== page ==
It’s almost time for the annual Sony World Photography Awards, one of the most prestigious photography contests in the world.
Now in its twelfth year, both professional and student photographers from all over the world submit their photos for a chance to win this honor.
Here’s a look at some of its recent winners and how to capture similar shots.
“Fishing at Night” by Osmo Kyttala, China
“Fishing At Night” was a 2015 World Photography Award winner. Depicting Chinese fishermen, the picture is backlit with dim lighting, creating dark silhouettes of the men. The photograph displays various shades of blue, which gives the viewer a sense that this scene takes place at night.
Travel to Southern China to find a similar scene. You can often find fishermen on the Li Jiang River in the Guangxi Zhaung region, named by National Geographic as one of the World’s Top 10 Watery Wonders.
Take the famous Li River cruise and experience this peaceful river surrounded by breathtaking mountain ranges. Cruises vary from those with buffets to simple raft cruises.
You can take a similar photo by choosing a subject to shoot at night. You can capture locals working night shifts, as pictured above, or have someone pose for you and create your own scene.
Make sure to use a tripod, as dimly lit photographs are prone to “camera shake,” where the picture is blurry. Place a soft light behind your subject and shoot away! If you are not satisfied, remember you can always adjust the contrast in photo editing software such as Adobe Lightroom.
(Poramin Kanyakool, Sony World Photography Awards 2019)
Travel photography can be broken down into several categories including portraiture, food, street, or landscape, as shown above.
While capturing portraits gives your audience a connection to the people, simple landscapes can be just as powerful.
This scene in Cappadocia, Turkey is certainly a popular landscape to shoot with its warm colors and vibrant hot air balloons. In fact, the entire region is known for historical wonders like unique rock formations called “fairy chimneys,” and it’s early Christian culture that includes Roman and Byzantine art.
Today, Cappadocia’s most popular tourist attraction is hot air ballooning, offering many opportunities for unique shots.
(Khalid Alsabt, Sony World Photography Awards 2017)
Li River, China
Portraiture is one of the most important elements of travel photography. While the landscape depicts the scenery, portraits tell a story of the people, whether it’s a traveler or a local going about their day.
Take the above photo for example; a man stands on the edge of the bank and casts his net while the local landscape surrounds him in a soft, warm glow.
During your travels, take a day or two to explore and get to know the area you’re in. Make a plan for where you’d like to shoot. You can even ask the locals if they’ll let you take photographs of their everyday activities, from chores to cooking to relaxing.
As mentioned earlier, you can take a cruise along Li River to capture beautiful landscapes, or you can also arrange to meet with local fishermen and accompany them to capture their morning routine. A travel guide or interpreter can help you speak with locals and figure out where to go.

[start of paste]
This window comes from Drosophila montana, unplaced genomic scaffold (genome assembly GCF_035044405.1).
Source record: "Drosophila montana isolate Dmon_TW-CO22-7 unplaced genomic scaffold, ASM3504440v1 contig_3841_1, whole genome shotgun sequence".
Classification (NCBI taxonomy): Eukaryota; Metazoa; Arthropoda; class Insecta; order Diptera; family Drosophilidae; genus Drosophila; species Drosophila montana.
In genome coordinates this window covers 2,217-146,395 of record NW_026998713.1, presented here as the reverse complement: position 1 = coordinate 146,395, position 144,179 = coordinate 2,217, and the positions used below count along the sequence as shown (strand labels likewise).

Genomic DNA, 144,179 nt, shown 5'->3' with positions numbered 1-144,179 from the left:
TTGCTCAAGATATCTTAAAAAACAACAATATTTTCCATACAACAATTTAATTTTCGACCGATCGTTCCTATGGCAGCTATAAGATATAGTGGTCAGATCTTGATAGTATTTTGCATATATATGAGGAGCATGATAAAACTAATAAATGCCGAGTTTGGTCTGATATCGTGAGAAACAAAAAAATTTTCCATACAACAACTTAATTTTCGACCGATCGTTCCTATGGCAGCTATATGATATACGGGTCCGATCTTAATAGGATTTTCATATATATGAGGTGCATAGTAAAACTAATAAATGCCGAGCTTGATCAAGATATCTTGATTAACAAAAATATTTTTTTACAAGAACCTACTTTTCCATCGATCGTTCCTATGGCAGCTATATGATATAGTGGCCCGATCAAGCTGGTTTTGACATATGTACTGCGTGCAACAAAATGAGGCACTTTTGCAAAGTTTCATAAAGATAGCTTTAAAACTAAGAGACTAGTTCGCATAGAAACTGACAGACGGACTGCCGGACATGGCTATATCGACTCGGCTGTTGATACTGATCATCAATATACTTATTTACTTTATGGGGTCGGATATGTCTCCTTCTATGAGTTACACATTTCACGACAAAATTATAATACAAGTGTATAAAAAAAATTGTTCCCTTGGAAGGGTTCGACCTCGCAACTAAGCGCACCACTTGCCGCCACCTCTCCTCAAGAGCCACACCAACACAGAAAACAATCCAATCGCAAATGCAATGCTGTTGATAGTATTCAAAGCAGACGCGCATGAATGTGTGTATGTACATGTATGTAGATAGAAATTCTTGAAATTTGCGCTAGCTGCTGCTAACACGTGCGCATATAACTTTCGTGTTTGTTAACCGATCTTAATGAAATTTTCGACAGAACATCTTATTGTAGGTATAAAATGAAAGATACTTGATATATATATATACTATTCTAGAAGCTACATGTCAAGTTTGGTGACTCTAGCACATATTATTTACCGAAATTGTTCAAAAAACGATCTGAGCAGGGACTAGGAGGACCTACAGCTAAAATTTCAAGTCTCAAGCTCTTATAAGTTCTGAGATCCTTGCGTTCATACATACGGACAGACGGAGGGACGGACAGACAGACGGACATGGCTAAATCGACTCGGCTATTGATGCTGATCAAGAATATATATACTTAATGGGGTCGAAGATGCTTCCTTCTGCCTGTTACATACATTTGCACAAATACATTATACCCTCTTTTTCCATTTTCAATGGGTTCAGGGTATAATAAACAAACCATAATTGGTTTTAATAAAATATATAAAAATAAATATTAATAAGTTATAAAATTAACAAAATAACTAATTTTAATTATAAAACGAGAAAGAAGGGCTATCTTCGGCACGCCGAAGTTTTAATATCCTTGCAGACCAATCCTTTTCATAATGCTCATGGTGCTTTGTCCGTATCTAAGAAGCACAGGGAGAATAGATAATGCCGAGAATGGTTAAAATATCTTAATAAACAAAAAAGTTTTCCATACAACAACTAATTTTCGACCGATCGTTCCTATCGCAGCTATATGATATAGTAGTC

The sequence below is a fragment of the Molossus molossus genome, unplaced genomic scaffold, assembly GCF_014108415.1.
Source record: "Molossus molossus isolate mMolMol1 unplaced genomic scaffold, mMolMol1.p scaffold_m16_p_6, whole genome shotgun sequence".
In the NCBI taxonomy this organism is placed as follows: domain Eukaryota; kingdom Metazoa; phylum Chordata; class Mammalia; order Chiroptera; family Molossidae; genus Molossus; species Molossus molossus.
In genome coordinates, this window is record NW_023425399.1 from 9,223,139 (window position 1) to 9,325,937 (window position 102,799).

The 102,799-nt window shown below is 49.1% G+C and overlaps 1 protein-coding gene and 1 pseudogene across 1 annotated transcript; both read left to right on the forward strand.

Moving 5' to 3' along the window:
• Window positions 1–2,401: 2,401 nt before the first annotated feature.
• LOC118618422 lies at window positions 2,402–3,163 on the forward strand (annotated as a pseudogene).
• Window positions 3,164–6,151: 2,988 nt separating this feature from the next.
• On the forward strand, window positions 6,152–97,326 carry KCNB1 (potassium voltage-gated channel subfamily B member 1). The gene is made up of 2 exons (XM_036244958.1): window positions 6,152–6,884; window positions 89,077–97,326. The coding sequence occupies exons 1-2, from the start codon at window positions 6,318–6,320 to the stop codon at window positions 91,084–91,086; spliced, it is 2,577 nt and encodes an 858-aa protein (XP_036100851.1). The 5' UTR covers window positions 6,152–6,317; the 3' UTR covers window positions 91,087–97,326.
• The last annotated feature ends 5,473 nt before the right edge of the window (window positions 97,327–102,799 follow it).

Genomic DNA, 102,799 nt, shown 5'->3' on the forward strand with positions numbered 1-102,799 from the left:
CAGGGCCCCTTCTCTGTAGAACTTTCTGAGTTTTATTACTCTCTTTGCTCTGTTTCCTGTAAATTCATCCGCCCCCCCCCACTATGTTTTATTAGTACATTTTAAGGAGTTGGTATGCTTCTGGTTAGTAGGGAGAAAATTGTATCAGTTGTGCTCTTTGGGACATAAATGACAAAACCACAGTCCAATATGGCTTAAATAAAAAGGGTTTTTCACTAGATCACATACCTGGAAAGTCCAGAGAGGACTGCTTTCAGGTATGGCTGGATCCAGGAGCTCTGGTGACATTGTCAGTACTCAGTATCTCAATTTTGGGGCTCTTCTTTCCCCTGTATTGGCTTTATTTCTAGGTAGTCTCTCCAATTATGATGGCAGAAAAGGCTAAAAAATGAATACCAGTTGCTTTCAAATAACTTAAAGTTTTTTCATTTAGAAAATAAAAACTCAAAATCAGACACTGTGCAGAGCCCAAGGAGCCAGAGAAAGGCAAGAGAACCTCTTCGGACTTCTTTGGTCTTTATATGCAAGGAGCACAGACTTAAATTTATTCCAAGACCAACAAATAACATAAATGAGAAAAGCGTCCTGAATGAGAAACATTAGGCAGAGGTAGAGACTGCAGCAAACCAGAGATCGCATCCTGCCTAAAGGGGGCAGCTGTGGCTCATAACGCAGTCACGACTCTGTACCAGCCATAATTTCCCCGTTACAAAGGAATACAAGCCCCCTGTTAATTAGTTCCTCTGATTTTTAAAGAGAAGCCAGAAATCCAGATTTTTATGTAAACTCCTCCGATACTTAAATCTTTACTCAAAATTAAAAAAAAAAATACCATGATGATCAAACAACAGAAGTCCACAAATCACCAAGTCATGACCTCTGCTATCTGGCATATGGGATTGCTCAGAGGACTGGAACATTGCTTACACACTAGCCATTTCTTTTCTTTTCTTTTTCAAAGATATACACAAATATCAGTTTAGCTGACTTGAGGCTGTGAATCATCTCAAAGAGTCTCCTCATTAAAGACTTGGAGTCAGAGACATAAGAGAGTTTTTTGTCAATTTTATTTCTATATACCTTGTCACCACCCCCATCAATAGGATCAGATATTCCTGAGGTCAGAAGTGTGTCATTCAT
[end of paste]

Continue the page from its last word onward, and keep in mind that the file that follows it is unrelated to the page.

(Svein Nordrum, Sony World Photography Awards 2019)
Sometimes something that seems boring can turn out to be the most exciting.
Take this photo of a frozen pond in Oslo, Norway. If it had been shot at eye level, it might not have been that unique. But taken from a different perspective, it becomes a captivating shot. The details of the frozen pond can be clearly seen as the greens and yellows of the forest frame the subject.
Visit Oslo for many amazing sites like green forests and incredible museums. One of Oslo’s most exciting museum is the Viking Ship Museum with real 9th century Viking ships.
To make your photos stand out, try shooting from different angles! Take a picture of a city from a high vantage point, or get low on the ground to capture details.
(Robert Saunders, Sony World Photography Awards 2019)
Stirling Falls, New Zealand
Finally, don’t limit yourself to one type of photography. While it’s important to be consistent, you can also branch out and try new things.
As Robert Saunders’ photo shows us, the world looks stunning in black and white. Landscapes appear captivating and portraits more intimate. If you plan on taking multiple photos, try taking a set in black and white as well.
Saunders’ photograph was taken of Sterling Falls at Milford Sound, New Zealand. While New Zealand has many majestic waterfalls, Stirling Falls is one of the best.
To visit Stirling Falls, take a drive from Queenstown (4 hours) or Te Anau (2 hours). We recommend taking the drive from Te Anau. Not only is it a shorter route, but you will also pass through a historical tunnel built in 1954 that leads to a car-free park. From there you can walk.
You can also take a boat ride and see from the bottom of the falls.
With a little practice and the right location, you too can create stunning works of art like the ones shown here. You don’t have to have the newest digital camera to create breathtaking images—all it takes is some practice and an acquired eye..
Photos belong to the respective artists and the Sony World Photography Awards.